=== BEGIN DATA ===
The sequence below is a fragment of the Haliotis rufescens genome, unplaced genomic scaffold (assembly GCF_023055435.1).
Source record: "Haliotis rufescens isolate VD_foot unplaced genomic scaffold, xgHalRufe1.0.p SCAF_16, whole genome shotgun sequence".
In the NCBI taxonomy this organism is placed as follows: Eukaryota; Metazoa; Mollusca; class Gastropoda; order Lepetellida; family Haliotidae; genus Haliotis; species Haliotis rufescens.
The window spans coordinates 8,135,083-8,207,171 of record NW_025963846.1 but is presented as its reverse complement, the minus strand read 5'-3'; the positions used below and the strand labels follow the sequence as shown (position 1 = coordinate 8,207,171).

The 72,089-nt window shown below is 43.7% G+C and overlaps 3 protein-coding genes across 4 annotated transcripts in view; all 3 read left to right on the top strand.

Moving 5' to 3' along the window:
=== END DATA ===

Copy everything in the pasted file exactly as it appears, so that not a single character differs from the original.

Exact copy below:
The sequence below is a fragment of the Haliotis rufescens genome, unplaced genomic scaffold (assembly GCF_023055435.1).
Source record: "Haliotis rufescens isolate VD_foot unplaced genomic scaffold, xgHalRufe1.0.p SCAF_16, whole genome shotgun sequence".
In the NCBI taxonomy this organism is placed as follows: Eukaryota; Metazoa; Mollusca; class Gastropoda; order Lepetellida; family Haliotidae; genus Haliotis; species Haliotis rufescens.
The window spans coordinates 8,135,083-8,207,171 of record NW_025963846.1 but is presented as its reverse complement, the minus strand read 5'-3'; the positions used below and the strand labels follow the sequence as shown (position 1 = coordinate 8,207,171).

The 72,089-nt window shown below is 43.7% G+C and overlaps 3 protein-coding genes across 4 annotated transcripts in view; all 3 read left to right on the top strand.

Moving 5' to 3' along the window: